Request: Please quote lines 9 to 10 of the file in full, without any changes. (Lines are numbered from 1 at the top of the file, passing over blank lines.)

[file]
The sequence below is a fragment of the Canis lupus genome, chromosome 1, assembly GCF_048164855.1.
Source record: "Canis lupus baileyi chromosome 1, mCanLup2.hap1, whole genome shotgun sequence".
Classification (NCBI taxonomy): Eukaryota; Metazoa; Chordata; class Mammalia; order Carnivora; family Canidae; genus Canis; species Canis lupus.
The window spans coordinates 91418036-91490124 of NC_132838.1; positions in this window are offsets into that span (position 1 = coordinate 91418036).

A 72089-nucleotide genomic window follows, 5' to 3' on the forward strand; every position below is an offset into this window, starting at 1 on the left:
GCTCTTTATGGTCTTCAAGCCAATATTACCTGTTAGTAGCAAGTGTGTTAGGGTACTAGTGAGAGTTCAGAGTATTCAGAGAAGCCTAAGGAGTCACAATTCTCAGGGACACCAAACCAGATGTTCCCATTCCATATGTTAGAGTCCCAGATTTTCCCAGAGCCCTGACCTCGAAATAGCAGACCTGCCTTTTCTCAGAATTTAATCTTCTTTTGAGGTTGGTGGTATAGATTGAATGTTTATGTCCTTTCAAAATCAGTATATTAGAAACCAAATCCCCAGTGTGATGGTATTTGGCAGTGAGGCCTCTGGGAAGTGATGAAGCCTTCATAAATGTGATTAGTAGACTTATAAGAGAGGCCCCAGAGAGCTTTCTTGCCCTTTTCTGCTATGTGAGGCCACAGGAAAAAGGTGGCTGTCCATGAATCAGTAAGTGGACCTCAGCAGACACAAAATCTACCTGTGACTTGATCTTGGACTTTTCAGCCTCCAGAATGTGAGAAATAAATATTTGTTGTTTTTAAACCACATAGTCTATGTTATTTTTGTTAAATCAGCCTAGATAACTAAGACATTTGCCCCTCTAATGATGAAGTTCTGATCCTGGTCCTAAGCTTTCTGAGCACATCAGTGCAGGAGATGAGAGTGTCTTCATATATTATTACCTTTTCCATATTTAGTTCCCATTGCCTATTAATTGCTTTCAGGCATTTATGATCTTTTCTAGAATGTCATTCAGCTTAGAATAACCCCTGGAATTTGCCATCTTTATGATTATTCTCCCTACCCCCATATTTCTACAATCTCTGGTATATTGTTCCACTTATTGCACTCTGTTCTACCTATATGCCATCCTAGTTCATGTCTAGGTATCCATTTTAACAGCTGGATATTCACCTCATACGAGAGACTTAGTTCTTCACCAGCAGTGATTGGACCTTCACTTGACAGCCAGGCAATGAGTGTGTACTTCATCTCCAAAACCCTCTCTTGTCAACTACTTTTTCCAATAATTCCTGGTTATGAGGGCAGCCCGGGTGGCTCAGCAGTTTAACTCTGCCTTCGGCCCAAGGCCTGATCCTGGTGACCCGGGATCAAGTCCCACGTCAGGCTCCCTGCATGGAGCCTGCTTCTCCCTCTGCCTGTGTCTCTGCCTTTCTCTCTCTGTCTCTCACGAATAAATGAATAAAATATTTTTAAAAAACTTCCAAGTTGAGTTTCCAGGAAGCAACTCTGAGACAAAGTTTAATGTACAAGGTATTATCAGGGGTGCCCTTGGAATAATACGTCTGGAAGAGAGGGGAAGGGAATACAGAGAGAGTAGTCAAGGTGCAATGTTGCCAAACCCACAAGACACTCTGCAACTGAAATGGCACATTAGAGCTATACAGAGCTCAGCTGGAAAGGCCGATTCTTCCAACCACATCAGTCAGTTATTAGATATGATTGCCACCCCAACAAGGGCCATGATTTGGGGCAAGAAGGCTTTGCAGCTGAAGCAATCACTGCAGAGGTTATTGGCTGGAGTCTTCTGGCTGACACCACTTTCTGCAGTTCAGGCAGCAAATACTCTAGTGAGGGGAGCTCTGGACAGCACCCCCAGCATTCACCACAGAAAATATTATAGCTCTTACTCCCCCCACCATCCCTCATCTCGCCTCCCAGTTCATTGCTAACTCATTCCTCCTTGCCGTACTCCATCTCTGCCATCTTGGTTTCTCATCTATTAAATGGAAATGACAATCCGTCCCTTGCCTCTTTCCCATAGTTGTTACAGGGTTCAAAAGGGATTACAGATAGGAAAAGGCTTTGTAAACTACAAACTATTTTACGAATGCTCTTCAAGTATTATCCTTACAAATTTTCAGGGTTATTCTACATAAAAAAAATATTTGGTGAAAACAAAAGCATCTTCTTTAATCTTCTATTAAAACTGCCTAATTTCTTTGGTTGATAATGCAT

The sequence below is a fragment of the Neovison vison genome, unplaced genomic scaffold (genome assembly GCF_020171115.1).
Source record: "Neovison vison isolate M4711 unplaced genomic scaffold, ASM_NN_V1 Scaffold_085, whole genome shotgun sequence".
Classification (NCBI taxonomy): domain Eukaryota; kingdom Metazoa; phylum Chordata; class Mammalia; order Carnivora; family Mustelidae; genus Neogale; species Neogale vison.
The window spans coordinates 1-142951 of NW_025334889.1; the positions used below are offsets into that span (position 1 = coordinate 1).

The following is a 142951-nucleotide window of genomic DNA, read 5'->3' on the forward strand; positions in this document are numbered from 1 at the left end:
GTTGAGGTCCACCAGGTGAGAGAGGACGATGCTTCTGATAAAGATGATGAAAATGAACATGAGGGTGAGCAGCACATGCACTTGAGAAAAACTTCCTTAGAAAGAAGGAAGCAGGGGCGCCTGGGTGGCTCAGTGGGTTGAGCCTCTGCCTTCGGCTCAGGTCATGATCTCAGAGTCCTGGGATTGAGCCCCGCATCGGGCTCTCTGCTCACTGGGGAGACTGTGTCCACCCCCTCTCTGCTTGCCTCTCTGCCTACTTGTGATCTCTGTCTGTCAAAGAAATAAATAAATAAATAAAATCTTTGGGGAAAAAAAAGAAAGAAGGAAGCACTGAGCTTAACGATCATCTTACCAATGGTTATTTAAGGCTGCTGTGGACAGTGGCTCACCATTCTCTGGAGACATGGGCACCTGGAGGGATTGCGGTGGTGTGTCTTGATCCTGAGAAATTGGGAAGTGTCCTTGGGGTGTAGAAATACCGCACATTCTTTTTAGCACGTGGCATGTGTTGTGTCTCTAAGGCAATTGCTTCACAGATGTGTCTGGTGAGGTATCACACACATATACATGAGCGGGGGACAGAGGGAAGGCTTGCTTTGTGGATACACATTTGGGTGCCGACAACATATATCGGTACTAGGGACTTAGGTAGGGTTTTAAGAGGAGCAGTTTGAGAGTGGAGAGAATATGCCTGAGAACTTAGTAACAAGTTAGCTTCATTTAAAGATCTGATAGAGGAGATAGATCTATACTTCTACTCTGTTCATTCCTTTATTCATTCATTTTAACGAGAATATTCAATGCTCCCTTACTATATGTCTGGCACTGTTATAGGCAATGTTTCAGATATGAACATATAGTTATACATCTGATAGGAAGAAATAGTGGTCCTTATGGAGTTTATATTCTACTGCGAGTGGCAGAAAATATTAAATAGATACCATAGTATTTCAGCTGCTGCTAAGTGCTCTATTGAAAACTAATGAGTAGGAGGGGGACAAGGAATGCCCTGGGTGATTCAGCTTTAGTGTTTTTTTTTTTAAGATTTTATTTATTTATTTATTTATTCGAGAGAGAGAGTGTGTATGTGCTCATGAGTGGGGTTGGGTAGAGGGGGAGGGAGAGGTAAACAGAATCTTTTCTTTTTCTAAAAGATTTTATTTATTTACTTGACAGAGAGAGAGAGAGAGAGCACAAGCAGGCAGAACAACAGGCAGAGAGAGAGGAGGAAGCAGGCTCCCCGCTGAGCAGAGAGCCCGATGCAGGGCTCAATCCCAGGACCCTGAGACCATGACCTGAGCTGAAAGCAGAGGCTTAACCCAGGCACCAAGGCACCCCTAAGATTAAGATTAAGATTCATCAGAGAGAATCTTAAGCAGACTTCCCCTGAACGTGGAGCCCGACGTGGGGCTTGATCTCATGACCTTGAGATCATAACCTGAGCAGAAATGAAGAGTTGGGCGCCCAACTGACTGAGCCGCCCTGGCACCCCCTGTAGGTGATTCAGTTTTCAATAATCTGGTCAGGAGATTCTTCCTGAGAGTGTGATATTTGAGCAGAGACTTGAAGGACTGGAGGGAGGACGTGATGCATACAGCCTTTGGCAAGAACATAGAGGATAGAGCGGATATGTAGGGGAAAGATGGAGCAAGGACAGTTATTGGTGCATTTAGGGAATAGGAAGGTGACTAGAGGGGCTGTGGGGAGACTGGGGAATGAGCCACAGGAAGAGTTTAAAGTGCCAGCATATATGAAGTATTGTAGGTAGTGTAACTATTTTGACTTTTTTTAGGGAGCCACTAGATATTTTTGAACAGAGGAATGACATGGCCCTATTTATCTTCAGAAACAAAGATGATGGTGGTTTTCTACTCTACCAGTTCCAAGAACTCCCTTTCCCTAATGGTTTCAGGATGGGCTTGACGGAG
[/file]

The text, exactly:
Classification (NCBI taxonomy): domain Eukaryota; kingdom Metazoa; phylum Chordata; class Mammalia; order Carnivora; family Mustelidae; genus Neogale; species Neogale vison.
The window spans coordinates 1-142951 of NW_025334889.1; the positions used below are offsets into that span (position 1 = coordinate 1).